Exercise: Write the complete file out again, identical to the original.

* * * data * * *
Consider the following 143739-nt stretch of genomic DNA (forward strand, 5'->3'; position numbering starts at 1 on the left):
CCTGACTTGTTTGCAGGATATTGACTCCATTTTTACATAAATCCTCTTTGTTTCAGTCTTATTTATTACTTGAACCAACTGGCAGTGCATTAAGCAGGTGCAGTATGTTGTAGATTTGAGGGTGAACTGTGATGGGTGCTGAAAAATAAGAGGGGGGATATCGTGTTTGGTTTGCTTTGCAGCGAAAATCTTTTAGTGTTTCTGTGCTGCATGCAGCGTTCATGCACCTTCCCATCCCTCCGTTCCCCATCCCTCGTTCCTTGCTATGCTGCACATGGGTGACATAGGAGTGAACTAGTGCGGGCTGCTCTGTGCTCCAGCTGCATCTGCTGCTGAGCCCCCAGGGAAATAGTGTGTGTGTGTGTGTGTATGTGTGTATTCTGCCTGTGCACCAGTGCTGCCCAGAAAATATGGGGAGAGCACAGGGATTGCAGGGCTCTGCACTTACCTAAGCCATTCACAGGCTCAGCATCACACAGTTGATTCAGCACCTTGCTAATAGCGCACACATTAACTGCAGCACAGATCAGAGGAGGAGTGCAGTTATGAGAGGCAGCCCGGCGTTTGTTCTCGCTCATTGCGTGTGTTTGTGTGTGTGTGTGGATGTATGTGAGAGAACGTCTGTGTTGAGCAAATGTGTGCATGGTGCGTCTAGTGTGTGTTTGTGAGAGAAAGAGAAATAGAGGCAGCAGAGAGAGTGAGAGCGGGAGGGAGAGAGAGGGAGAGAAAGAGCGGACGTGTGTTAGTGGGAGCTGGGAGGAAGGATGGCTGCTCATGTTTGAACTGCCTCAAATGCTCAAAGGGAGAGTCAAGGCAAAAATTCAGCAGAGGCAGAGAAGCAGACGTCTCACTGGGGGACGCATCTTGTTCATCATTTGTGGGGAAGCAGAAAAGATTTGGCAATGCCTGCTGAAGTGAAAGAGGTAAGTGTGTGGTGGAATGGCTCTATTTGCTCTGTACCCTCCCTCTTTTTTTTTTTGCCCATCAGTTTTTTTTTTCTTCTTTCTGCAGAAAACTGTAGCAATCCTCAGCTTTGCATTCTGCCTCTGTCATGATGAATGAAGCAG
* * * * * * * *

Consider the following 143739-nt stretch of genomic DNA (forward strand, 5'->3'; position numbering starts at 1 on the left):
CCTGACTTGTTTGCAGGATATTGACTCCATTTTTACATAAATCCTCTTTGTTTCAGTCTTATTTATTACTTGAACCAACTGGCAGTGCATTAAGCAGGTGCAGTATGTTGTAGATTTGAGGGTGAACTGTGATGGGTGCTGAAAAATAAGAGGGGGGATATCGTGTTTGGTTTGCTTTGCAGCGAAAATCTTTTAGTGTTTCTGTGCTGCATGCAGCGTTCATGCACCTTCCCATCCCTCCGTTCCCCATCCCTCGTTCCTTGCTATGCTGCACATGGGTGACATAGGAGTGAACTAGTGCGGGCTGCTCTGTGCTCCAGCTGCATCTGCTGCTGAGCCCCCAGGGAAATAGTGTGTGTGTGTGTGTGTATGTGTGTATTCTGCCTGTGCACCAGTGCTGCCCAGAAAATATGGGGAGAGCACAGGGATTGCAGGGCTCTGCACTTACCTAAGCCATTCACAGGCTCAGCATCACACAGTTGATTCAGCACCTTGCTAATAGCGCACACATTAACTGCAGCACAGATCAGAGGAGGAGTGCAGTTATGAGAGGCAGCCCGGCGTTTGTTCTCGCTCATTGCGTGTGTTTGTGTGTGTGTGTGGATGTATGTGAGAGAACGTCTGTGTTGAGCAAATGTGTGCATGGTGCGTCTAGTGTGTGTTTGTGAGAGAAAGAGAAATAGAGGCAGCAGAGAGAGTGAGAGCGGGAGGGAGAGAGAGGGAGAGAAAGAGCGGACGTGTGTTAGTGGGAGCTGGGAGGAAGGATGGCTGCTCATGTTTGAACTGCCTCAAATGCTCAAAGGGAGAGTCAAGGCAAAAATTCAGCAGAGGCAGAGAAGCAGACGTCTCACTGGGGGACGCATCTTGTTCATCATTTGTGGGGAAGCAGAAAAGATTTGGCAATGCCTGCTGAAGTGAAAGAGGTAAGTGTGTGGTGGAATGGCTCTATTTGCTCTGTACCCTCCCTCTTTTTTTTTTTGCCCATCAGTTTTTTTTTTCTTCTTTCTGCAGAAAACTGTAGCAATCCTCAGCTTTGCATTCTGCCTCTGTCATGATGAATGAAGCAG